When a pumpkin is immersed in water it experiences a force known as the buoyancy force. This
force is equal to the weight of the water displaced by the pumpkin.
Here is another example: A lump of steel will sink because it is unable to displace water that equals
its weight. But steel of the same weight, shaped as a bowl, will float. This is because the weight gets
distributed over a larger area and the steel in this form is able to displace water equal to its weight.
As a result, a heavily laden ship floats because its total weight is exactly equal to the weight of the water it displaces. It is this
weight that exerts the buoyant force supporting the ship.
Test This Concept:
1)Take a piece of modeling clay and shape it into roughly a cubic centimeter ball. Next, put it in a glass of water to see if it
floats. It should sink. A cubic centimeter of water weighs 1 gram by definition. A gallon of water
weighs 8.34 pounds. So, in order to float, an item that weighs 1 gram must displace more than a cubic
centimeter of water. An item that weighs 8.34 pounds must displace more than a gallon of water to
2) Challenge students to partner up and create a shape that will allow the piece of modeling clay to
Note: If students flatten out the clay and make a boat shape using a flat bottom with a lip around the edge
it will float. Have students test their shape out once they complete it. Although the weight of the clay didn’t
change, the amount of water displaced did change.
Part III: Predicting & Counting Seeds
1. Use three different sized pumpkins for this activity. Begin by having students predict and record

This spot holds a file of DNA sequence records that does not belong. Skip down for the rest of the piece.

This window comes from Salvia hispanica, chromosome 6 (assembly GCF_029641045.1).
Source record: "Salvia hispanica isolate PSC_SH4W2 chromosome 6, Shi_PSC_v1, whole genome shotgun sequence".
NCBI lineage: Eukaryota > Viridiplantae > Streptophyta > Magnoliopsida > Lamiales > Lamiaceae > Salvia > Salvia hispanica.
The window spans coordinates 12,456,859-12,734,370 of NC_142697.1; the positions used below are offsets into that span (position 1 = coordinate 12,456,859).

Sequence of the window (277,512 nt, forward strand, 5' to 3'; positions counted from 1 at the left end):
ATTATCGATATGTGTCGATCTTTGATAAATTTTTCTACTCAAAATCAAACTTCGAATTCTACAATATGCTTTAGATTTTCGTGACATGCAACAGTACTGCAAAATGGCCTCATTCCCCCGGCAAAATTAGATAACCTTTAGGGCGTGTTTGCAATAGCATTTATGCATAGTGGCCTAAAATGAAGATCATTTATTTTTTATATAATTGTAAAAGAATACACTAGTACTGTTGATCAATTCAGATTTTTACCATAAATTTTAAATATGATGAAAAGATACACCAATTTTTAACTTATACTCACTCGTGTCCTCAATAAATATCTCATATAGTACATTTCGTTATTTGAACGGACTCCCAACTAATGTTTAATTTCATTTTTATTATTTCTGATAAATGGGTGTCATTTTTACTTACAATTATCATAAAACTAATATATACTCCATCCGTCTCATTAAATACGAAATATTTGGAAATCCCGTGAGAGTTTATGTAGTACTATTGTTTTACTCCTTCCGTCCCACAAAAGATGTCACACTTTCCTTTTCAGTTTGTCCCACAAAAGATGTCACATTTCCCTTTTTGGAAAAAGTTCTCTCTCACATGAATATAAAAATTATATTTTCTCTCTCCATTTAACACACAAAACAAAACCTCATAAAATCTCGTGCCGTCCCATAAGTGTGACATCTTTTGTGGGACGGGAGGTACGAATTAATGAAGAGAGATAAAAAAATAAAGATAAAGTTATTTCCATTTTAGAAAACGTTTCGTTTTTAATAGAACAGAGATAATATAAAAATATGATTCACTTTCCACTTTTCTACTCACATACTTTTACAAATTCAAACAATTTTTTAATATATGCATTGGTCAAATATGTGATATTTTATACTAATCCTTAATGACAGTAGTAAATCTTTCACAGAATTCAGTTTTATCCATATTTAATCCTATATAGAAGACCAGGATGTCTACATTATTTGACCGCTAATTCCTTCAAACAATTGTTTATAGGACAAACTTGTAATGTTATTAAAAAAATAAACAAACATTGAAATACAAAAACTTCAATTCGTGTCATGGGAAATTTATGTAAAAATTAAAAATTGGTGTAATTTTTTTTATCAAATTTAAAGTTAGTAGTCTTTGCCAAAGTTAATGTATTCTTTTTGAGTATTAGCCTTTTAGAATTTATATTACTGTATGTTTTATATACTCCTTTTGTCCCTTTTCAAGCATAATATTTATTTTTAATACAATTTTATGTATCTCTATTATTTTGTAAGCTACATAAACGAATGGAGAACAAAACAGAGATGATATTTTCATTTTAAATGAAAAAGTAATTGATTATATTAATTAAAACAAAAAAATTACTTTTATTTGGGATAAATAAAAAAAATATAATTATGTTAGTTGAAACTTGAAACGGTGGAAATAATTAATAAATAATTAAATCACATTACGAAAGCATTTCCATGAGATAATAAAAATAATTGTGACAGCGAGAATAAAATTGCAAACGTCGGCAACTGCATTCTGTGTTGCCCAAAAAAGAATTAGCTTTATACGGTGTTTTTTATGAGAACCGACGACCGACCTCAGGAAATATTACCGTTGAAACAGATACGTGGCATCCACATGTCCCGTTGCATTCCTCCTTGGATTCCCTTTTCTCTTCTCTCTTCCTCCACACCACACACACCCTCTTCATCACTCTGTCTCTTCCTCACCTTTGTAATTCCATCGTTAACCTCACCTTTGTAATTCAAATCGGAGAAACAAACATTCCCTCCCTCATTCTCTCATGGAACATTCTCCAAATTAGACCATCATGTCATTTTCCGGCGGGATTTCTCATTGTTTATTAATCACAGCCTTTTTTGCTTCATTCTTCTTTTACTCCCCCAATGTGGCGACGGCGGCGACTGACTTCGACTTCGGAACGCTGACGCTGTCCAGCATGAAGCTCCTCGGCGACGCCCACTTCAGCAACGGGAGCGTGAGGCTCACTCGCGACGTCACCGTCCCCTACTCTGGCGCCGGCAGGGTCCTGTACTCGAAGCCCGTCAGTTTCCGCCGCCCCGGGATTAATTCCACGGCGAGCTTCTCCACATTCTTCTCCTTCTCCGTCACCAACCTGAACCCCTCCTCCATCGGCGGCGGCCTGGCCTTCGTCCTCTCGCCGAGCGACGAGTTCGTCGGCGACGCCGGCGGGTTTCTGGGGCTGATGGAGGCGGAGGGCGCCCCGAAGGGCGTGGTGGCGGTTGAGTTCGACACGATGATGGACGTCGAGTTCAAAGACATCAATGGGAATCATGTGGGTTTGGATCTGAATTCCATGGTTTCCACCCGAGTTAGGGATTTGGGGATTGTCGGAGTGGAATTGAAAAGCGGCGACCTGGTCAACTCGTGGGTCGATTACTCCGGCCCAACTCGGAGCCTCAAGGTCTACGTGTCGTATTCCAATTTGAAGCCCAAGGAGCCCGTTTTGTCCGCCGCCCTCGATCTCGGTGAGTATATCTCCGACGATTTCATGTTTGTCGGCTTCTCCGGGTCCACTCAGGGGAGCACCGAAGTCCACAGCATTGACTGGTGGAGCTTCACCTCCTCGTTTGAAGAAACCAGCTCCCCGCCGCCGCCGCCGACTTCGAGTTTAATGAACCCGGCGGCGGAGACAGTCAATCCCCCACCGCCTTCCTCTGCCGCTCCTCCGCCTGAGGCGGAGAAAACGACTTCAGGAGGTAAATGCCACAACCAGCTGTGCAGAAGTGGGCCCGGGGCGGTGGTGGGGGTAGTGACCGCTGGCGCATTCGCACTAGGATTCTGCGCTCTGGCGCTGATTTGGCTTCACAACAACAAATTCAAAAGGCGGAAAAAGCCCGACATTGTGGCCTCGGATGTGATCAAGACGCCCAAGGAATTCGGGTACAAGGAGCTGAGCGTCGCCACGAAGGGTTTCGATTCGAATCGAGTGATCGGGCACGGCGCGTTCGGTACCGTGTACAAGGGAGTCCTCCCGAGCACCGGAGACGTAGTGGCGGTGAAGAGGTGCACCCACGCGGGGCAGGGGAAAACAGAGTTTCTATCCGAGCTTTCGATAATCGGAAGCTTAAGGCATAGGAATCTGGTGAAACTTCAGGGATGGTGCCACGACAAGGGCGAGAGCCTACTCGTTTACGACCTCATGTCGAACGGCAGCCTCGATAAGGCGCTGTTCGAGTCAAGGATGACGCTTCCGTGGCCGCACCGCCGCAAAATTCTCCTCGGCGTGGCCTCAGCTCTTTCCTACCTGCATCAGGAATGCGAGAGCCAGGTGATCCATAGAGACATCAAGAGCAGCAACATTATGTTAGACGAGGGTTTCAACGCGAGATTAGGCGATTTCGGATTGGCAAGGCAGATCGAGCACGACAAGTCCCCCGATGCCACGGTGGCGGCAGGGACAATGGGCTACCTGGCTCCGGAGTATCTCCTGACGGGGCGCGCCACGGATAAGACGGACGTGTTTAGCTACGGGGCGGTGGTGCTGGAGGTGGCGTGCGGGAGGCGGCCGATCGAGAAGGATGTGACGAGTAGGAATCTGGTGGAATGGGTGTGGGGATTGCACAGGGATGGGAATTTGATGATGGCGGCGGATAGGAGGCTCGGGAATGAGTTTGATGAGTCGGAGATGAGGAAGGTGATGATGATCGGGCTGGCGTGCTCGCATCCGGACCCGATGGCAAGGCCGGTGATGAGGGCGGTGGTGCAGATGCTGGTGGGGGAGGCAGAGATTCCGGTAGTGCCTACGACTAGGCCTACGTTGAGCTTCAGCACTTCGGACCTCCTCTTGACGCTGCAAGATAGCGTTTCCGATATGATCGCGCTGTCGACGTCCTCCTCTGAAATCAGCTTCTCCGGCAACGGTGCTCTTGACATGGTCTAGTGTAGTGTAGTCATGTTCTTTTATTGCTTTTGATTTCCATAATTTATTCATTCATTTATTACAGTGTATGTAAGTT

which pumpkin, the largest or smallest, has the most seeds on their worksheet.
2. Next, slice the pumpkins in half lengthwise and then examine them. Have students examine the
size of the cavities, seed density, and how seeds are attached along the ribs.
3. Place a newspaper under the pumpkins. Have students scoop out the seeds, remove the seeds from the fleshy fiber and dry
them on a paper towel.
4. Students then count the seeds in each pumpkin. Chart the students’ predictions and the actual numbers. Are the seeds in
each pumpkin the same size or different? Do students notice any difference in the seeds of the small and large pumpkin?
5. Next, have students count the ribs on the middle-sized pumpkin. Based on what they observed in the small and large
pumpkin, have them predict how many seeds will be in the mid-sized pumpkin.
6. Cut the mid-sized pumpkin lengthwise and count the seeds. Were their predictions accurate? Did the larger pumpkins have
more seeds than the smaller ones? How many ribs did it have? Did ribs have an influence on the number of seeds?
Tasty Fun: Pumpkin seeds are tasty and highly nutritious snacks. They contain zinc and other important minerals. Save the
seeds from the pumpkins and roast them in an oven to make a classroom treat. Add in a little math by having the students
divide the pumpkin seeds by the number of students and determine how class members can get equal portions.
For Younger Grades: Pumpkins are ideal for discussing life cycles and sequencing. The book, The Pumpkin Circle and others
can be checked out from AITC’s Lending Library.